1. About this Course
It reviews all of the substantive material that is usually taught in one-semester introductory course in American Government and politics at college. It covers topics such as the institutions and policy processes of the federal government, the federal courts and civil liberties, political parties and interest groups, political beliefs and behavior, and the content and history of the Constitution.
"I’ll be teaching you everything you need to know about American Government in order to pass the CLEP exam, earn college credits, and move on to
The exam contains approximately 100 questions to be answered in 90 minutes.
Our “American Government” course is completely self-paced. There are no prerequisites to take this course, and it is entirely free.
The goal of the creator of this course – Modern States Education Alliance, a non-profit organization – is to prepare you to pass the College Board's CLEP examination and obtain college credit for free.
2. Required Knowledge and Skills
The CLEP exam requires you to demonstrate one or more of the following abilities in the proportions indicated.
Knowledge of American government and politics (about 55%–60% of the exam).
Understanding of typical patterns of political processes and behavior (including the components of the behavioral situation of a political actor), the principles used to explain or justify various governmental structures and procedures (about 30%–35% of the exam).
Analysis and interpretation of simple data that are relevant to American government and politics (10%–15% of the exam).
3. Course Modules
Following are the main topics and percentages of the exam’s questions, mostly based on the College Board's description of the course:
Module 1: Institutions and Policy Processes: The Presidency, Bureaucracy, and Congress (30 %–35 %)
1.1.1 Congress’ Enumerated and Implied Powers
1.1.2 Congress’ Power to Tax
1.1.3 Congressional Organization, Rules, and Committees
1.2 The President
1.2.1 The President and his Powers
1.2.2 The Vice President and the First Lady
1.3 The Bureaucracy
1.3.1 Origins of the Bureaucracy
1.3.2 Bodies of the Bureaucracy
1.4 Structure, Policy Processes, and Outputs: How Legislation Works
1.5 Relationships Among These Institutions and the Links Between Them
1.5.1 The Relationships Between Institutions and the Media
1.5.2 The Role and Types of Media
Module 2: Federal Courts, Civil Liberties, and Civil Rights (15 %–20 %)
2.1 Structure and Processes of the Judicial System
2.1.1 The Supreme Court
2.1.2 Judicial Implementation and the Lower Federal Courts
2.2 The Development of Civil Rights and Civil Liberties by Judicial Implementation
2.3 The Bill of Rights
2.4 Incorporation of the Bill of Rights
2.5 Equal Protection and Due Process
Module 3: Political Parties and Interest Groups (10 %–20 %)
3.1 Political Parties
3.1.1 Political Parties’ Historical Development, Function, and Effects
3.1.2 Political Parties Organization and Mobilization: Campaign Finance
3.1.3 Dissension within the Parties
3.1.4 The Role and Nature of Third Parties and the Major Third Parties
3.2 Interest Groups
3.2.1 Defining and Differentiating Between Interest Groups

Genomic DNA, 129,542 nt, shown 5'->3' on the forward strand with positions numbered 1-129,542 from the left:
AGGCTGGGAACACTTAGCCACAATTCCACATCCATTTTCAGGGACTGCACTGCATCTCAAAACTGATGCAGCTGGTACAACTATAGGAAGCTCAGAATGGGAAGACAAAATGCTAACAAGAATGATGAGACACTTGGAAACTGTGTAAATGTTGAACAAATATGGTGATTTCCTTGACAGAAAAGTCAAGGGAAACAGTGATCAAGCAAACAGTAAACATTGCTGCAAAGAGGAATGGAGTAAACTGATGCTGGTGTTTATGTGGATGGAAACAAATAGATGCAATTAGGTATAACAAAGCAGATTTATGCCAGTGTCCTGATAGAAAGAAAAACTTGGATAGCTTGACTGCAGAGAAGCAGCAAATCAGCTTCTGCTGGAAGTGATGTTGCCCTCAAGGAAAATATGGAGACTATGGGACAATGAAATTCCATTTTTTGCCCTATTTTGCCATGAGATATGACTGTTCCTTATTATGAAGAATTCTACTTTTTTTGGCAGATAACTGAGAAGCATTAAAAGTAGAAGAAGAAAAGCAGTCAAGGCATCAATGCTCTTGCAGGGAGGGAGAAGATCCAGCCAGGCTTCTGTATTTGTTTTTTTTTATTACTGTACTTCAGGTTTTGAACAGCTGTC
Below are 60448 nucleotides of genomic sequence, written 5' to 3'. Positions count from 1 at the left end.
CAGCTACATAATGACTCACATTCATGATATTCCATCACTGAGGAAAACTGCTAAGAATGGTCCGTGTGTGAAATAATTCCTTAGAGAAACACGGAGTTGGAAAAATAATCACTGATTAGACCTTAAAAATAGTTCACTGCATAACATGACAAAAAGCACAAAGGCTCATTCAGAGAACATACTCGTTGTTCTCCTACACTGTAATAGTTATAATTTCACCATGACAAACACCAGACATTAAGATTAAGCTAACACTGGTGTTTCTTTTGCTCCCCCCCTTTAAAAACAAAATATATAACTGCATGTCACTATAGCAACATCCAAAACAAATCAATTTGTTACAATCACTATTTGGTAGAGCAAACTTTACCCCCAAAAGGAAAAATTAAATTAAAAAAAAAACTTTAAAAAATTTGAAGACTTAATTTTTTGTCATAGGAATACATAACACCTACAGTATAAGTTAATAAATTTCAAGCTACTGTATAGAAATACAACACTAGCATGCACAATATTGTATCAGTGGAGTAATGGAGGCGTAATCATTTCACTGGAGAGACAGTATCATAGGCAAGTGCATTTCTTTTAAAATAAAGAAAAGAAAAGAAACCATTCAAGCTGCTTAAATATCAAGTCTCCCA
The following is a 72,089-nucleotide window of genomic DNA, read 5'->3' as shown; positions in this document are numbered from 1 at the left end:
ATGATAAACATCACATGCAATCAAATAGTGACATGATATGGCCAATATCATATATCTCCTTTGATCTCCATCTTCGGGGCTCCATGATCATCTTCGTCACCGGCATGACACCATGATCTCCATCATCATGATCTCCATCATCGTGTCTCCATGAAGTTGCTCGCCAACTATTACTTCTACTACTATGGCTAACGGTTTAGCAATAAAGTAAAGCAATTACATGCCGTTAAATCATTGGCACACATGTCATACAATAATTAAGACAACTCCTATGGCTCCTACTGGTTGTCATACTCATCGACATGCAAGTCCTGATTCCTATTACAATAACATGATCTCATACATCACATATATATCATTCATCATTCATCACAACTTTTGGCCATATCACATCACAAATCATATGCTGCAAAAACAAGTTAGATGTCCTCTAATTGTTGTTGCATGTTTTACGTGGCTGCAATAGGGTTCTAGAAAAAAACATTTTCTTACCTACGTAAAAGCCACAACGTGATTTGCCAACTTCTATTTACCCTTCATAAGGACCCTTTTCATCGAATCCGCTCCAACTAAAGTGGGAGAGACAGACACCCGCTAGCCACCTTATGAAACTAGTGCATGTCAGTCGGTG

3.2.2 Laws Governing Lobbyists
Module 4: Political Beliefs and Behavior (15 %–20 %)
4.1 Processes By Which Citizens Learn About Politics
4.2 Political Participation
4.3 Public Opinion
4.4 Beliefs That Citizens Hold About Governments and Its Leaders
4.5 Political Culture
4.6 The Influence of Public Opinion on Political Leaders
Module 5: Constitutional Underpinnings of American Democracy (15 %–20 %)
5.1.1 Federalism in the Constitution
5.1.2 Types of Federalism
5.1.3 Tensions Between Federal and State Governments
5.2 Separation of Powers
5.3 Checks and Balances
5.4 Majority Rule
5.5 Minority Rights
5.6 Considerations that Influenced the Formation and Adoption of the Constitution
5.6.1 Breaking From the British Empire
5.6.2 Philosophical Underpinnings of the National Government
5.6.3 The Articles of Confederation
5.6.4 The National Founding
5.6.5 Ratification and Alteration of the Constitution
5.7 Theories of Democracy
4. About Rebecca Lubot
Rebecca is a doctoral candidate at Rutgers University-New Brunswick, with a defense date scheduled for September 2017. Her dissertation is a political and cultural history of the Twenty-Fifth Amendment (presidential succession and inability). This research interest stems from her professional background that began
Rebecca holds a joint MSc in international history and international relations from The London School of Economics and Political Science in London, England. Majoring in political science, she graduated magna cum laude from Boston University.
5. How CLEP Works
Developed by the College Board, CLEP (College-Level Examination Program®) is the most widely accepted credit-by-examination program.
CLEP’s credits are accepted by 2,900 colleges and universities, according to the College Board. These tests assess college-level knowledge in 33 subject areas.
On average, a college course costs $700 while a CLEP exam costs $80.
Modern States Education Alliance is the non-profit organization behind these edX-style courses. Its project is called “Freshman Year for Free” and its mission is to make college more accessible and affordable through free, high-quality online education.